Biomarkers for non-invasive detection and classification of prostate cancer

The expression levels of genes PCA3, MRC2 and S100A4 for the prognosis, stratification and prostate cancer monitoring using non-invasive methods.

The expression levels of genes PCA3, MRC2, and S100A4 for the prognosis, stratification, and prostate cancer monitoring using non-invasive methods.

Abstract

Three new biomarkers for the prognosis, stratification, and prostate cancer monitoring have been identified: PCA3, MRC2, and S100A4. These biomarkers could be detected by non-invasive methods, such as liquid biopsy, and be used as a component for kits and devices with the same purpose.

DESCRIPTION

Prostate cancer is one of the most common death causes worldwide, and one of the most frequently diagnosed tumors in males in Spain. In spite of that, diagnosis tools for their detection are lacking and there are no adequate genetic biomarkers: nowadays, PSA is the most common biomarker, despite the high percentage of false positives and false negatives.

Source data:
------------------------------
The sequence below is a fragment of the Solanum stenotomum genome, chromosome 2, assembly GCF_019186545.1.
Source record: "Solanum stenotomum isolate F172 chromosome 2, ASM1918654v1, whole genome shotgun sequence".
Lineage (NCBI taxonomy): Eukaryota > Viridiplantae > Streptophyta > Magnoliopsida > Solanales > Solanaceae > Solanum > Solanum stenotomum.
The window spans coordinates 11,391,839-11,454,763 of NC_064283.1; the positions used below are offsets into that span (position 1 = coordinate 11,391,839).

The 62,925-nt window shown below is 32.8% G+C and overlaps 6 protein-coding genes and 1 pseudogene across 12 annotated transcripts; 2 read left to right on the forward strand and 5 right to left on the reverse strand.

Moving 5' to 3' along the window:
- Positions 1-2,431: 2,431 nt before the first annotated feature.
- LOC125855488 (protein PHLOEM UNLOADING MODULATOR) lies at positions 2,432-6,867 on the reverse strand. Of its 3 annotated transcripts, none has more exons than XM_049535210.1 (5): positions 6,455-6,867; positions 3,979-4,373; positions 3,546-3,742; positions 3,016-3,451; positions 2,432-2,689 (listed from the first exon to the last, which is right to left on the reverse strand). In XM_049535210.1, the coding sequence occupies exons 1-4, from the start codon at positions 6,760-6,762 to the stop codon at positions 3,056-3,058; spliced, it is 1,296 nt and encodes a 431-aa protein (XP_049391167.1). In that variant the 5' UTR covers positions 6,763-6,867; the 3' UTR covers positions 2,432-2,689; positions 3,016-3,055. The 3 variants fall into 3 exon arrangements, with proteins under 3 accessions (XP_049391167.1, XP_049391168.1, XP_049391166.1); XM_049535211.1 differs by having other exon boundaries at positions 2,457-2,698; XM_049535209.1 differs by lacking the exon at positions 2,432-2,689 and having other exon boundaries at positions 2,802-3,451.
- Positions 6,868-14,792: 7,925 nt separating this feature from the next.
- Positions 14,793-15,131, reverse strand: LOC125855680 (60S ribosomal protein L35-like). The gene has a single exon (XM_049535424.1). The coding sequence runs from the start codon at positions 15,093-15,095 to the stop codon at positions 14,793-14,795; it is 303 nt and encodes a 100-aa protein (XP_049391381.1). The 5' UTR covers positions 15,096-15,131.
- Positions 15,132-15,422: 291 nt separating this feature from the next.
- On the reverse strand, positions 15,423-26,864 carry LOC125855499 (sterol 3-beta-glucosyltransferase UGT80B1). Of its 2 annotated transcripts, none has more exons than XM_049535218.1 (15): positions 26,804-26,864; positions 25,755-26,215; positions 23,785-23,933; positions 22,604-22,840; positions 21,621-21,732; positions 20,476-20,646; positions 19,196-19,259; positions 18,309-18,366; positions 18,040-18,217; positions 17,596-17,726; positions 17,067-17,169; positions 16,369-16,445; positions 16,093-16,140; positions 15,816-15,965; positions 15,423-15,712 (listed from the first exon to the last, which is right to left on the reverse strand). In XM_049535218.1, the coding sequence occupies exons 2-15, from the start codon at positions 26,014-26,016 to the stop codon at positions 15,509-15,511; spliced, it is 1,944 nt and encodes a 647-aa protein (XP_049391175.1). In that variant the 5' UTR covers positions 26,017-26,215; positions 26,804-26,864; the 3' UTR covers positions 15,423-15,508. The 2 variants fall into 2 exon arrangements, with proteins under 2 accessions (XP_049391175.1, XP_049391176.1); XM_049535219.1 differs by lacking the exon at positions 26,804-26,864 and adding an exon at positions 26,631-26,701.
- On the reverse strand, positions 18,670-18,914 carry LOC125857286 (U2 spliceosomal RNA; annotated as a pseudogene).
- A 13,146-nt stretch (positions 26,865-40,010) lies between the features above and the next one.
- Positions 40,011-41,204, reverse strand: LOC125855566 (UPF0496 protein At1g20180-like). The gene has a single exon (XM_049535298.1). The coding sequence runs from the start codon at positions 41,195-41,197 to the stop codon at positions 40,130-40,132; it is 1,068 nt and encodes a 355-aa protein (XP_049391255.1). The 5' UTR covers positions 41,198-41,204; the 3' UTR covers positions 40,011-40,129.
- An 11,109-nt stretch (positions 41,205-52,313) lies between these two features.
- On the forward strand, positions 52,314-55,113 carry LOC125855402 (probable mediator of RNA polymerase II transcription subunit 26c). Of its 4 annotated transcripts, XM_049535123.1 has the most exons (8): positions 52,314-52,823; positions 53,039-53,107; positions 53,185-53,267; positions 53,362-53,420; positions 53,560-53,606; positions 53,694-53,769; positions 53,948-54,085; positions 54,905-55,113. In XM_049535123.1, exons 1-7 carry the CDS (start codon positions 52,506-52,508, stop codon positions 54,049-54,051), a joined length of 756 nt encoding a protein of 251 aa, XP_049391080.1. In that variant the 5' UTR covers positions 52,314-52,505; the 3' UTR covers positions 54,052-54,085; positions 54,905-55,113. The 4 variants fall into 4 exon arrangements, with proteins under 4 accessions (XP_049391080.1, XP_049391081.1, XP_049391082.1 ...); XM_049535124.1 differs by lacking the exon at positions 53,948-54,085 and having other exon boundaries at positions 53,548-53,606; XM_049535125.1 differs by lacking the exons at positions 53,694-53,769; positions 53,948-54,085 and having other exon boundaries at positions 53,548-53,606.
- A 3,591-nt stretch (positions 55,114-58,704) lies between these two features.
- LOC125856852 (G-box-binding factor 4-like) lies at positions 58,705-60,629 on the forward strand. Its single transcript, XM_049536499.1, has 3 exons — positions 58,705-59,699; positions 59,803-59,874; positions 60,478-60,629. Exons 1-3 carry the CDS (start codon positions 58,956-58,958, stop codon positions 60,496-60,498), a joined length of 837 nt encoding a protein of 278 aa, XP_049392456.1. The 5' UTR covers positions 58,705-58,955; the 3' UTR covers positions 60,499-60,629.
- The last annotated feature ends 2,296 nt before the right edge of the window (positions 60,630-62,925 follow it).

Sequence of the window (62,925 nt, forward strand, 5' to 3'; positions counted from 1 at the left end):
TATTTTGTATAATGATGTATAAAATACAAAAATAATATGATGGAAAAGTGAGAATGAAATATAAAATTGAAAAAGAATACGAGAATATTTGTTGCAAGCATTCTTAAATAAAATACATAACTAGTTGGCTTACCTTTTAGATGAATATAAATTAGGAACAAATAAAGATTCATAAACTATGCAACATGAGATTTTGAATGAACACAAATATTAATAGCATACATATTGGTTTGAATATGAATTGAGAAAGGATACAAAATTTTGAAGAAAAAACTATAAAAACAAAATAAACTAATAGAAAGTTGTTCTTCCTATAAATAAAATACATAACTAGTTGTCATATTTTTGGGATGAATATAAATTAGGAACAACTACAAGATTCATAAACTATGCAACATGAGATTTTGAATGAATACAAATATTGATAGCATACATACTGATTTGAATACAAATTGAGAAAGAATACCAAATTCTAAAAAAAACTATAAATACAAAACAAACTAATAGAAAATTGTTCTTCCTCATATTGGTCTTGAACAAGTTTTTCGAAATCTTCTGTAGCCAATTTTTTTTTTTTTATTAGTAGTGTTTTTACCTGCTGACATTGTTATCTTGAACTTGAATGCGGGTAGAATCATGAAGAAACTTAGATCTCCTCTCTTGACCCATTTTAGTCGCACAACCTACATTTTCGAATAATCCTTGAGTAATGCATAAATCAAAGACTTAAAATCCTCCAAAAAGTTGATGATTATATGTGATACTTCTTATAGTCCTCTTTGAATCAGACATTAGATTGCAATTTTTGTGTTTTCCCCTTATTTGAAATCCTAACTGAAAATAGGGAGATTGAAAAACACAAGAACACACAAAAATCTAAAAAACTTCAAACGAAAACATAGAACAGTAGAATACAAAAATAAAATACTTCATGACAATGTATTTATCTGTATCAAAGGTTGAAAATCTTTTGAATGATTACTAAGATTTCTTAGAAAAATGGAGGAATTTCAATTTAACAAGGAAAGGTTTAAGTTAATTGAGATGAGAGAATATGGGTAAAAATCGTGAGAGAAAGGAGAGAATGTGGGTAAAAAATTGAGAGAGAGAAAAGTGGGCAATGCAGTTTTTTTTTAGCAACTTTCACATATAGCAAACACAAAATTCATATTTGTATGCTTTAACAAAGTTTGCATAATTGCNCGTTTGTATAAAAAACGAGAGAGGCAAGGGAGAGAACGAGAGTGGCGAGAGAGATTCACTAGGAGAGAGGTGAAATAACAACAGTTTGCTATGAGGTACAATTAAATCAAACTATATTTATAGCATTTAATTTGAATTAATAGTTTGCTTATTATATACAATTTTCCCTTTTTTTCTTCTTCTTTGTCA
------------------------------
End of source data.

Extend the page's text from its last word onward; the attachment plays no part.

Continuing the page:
Regarding treatment choice, there are no tools that can determine which treatment is the most effective for each patient. With it, the standard treatment is androgen deprivation therapy (ADT), which causes many hormone resistance cases. Despite existing a good initial response, after 18-24 months of ADT therapy, prostate cancer progresses to the castration-resistant prostate cancer (CRPC) phase, which has 16 to 18 months survival rate.

To overcome that, three new genetic biomarkers PCA3, MRC2, and S100A4 have been identified. They can be used to detect, classify and/or prevent prostate cancer. PCA3 non-coding RNA is specific to prostatic tissue and is overexpressed early in prostate cancers; an overexpression of MRC2 indicates a higher extracellular matrix remodeling rate, which will ease further metastasis; and the S1004A gene is overexpressed when cancer is more aggressive and metastasis has already started.

In addition, the detection of these biomarkers can be performed using non-invasive methods, such as liquid biopsy, and would be ideal for the development of kits and devices for the prevention, diagnosis, and stratification of prostate cancer.

Funding